Critics, as much as authors, often have fixed in their minds an “ideal reader” who is without doubt a projection of whatever the critic or author himself finds desirable. But the critic is particularly vulnerable to forgetting the function of art in society. This does not mean “winning hearts and minds through constant carping,” such as one used to see on the HOODED UTILITARIAN. Rather, it means that even if one does not subscribe to Frye’s mythoi-system, a full-spectrum analysis of human art shows it to be polymorphic in every era of human existence. Because of this fact, art could not have continued to pursuit different forms unless all of the forms had a vital function in human society as a whole. I tend to think that the forms are relatively constant because the “four ages of man” are archetypal states in human consciousness, without their being confined to any particular age. Allowing for the exception of pre-teen children, who are probably not the best audience for scathing ironies like CANDIDE, most of the radicals of Frye’s mythoi—the heroic contest, the endurance of suffering, the descent into death—can in theory prove appealing to anyone at any stage of actual life. As I also mentioned in FRYEAN BLIND, I don’t agree with the radical that Frye assigns to comedy, in that I feel comedy ought to be defined by a more “jubilative” radical, though Frye”s ruminations on the subject are still invaluable even if flawed in this respect.



Most of my considerations on “persona-types” follow the broad patterns laid down in archaic societies, where a character is “good” if his actions enhance society and “bad” if they do not. Fiction, not being more than an analogue to real life, had no problem in promulgating heroes who are all good, and villains who are all bad.

At the same time, if one surveys the various personae of art, one sees some interesting admixtures of good and bad not only in the personas of “hero” and “villain,” but also those complementary types I call “the monster” and “the demihero.” In a purely statistical sense, most heroes and demiheroes are aligned with “goodness,’ and most villains and monsters are aligned with “badness.” In the following sections, I’ll outline various exceptions to these rules. I have categories for various types of exceptions, though these are only meant to be broad trope-types rather than critical formulations as such.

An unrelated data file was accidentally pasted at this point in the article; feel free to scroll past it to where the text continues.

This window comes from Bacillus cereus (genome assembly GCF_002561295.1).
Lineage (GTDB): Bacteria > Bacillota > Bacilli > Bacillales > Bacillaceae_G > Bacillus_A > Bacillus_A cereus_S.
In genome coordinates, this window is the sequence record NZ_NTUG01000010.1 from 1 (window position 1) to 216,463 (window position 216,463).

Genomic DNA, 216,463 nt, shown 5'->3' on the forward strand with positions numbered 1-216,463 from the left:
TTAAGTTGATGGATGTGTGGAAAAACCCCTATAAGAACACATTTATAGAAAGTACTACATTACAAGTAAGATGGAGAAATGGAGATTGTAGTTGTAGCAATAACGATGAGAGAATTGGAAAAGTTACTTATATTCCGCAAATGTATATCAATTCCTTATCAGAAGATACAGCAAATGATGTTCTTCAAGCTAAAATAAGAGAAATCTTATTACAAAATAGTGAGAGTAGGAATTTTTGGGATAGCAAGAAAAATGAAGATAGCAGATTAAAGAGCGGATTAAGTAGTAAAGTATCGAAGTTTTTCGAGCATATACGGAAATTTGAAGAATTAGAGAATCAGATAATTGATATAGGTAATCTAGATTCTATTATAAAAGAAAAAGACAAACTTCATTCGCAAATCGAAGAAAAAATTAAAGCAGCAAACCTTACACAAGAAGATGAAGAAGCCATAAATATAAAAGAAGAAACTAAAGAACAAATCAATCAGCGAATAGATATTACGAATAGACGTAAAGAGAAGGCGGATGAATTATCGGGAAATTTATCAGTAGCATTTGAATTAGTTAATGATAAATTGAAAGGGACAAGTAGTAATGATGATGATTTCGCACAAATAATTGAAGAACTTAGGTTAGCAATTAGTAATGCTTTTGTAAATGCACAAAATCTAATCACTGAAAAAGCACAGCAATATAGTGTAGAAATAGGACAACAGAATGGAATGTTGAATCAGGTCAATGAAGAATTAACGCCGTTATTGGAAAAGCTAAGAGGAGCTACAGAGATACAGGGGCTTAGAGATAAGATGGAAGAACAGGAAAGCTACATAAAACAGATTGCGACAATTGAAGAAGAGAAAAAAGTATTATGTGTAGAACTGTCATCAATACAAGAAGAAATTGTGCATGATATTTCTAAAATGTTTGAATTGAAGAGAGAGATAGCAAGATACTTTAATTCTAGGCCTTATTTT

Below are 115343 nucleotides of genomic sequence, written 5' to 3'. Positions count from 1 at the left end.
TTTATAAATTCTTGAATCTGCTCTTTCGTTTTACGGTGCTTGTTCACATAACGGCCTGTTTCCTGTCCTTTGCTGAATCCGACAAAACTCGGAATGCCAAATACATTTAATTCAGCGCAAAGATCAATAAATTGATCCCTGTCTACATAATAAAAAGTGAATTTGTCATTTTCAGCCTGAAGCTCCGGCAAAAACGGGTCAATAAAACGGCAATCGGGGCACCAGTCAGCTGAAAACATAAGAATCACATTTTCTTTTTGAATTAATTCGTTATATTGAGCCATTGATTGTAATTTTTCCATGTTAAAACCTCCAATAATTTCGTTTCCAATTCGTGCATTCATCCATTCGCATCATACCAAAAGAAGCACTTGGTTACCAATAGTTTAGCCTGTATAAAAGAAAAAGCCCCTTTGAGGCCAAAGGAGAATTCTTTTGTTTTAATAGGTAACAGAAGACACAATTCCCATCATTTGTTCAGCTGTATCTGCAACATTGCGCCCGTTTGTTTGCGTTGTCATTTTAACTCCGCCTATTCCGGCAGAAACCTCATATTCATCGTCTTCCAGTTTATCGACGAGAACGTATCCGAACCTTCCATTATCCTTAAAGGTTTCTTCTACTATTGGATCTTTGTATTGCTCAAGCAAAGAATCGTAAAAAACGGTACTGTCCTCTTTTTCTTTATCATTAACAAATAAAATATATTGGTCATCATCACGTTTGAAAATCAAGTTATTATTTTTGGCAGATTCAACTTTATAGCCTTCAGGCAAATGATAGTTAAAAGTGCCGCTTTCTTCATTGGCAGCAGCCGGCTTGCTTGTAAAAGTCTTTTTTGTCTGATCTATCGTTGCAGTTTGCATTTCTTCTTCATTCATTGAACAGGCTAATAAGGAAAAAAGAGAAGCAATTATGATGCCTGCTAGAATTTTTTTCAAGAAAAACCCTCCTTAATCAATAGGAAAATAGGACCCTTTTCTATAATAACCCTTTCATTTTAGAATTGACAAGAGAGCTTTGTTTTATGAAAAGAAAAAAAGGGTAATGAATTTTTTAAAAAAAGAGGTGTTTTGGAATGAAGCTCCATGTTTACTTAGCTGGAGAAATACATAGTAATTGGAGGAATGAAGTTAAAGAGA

BAD HEROES include…

OUT FOR BLOOD—these are the heroes who serve the public good but are really in it more for personal gratification of bloodlust than for moral reasons. Examples include the Punisher and Marv of SIN CITY.

OBSESSED BY IDEALS—this type is the opposite of the previous category, in that the hero does good despite the fact that he’s overly rigorous in his pursuit of justice. These include Itto Ogami of LONE WOLF AND CUB with his devotion to being a pitiless assassin, Hugo Drummond of BLACK DOSSIER. A somewhat offbeat idealist is the half-insane Badger, as seen in the story “SnakeBile Cognac.”

HEROISM CORRUPTED—the will to do good has been soured by bad experiences, so that the hero no longer has a strong moral compass, as seen in Rorschach and the Comedian in WATCHMEN.


GENTEEL THIEVES—professional burglars like Catwoman and Lupin III never really cause society any harm with their ripoffs, and thus give readers all sorts of fun diversions from the moral order.

THEY MIGHT GOT A POINT—these are villains who embody ideals that society might use a little more of. The prisoners of DEADMAN WONDERLAND are villains until they’re given heroic inspiration by lead character Ganta, while in TALES OFHOFMANN Mister Nobody and his Brotherhood of Dada embody capricious chaos as an anodyne to normalcy.

THEY DIDN’T MEAN TO DO GOOD—but authors work in mysterious ways, as seen with the plutocrat General Bullmoose in LI'L ABNER and with Judge Dredd’s reluctant ally Spikes HarveyRotten.

CONVERTS TO GOODNESS—Sometimes villains turn to the non-dark side just because they’re attracted to the good guys, though this may be more understandable with Kree-Nal being swayed by the Jaguar, and less so with “the StarCreatures” getting starry-eyed over two Earth-schmucks. Sesshomaru of INU-YASHA, however, loses his villainy due to adopting a cute little girl. The Providers of THE GAMESTERS OF TRISKELION are reluctant converts in that they become benevolent overlords due to losing a bet.


VENGEANCE-SAVIORS—the monsters are out to avenge themselves and end up helping good people, as happens with Black Jubal in THE MAN WHO WOULD NOT DIE. Janus, the son ofMarvel’s Dracula,  appears to get empowered by angelic forces to slay his unregenerate father, though Janus never seems all that “angelic.”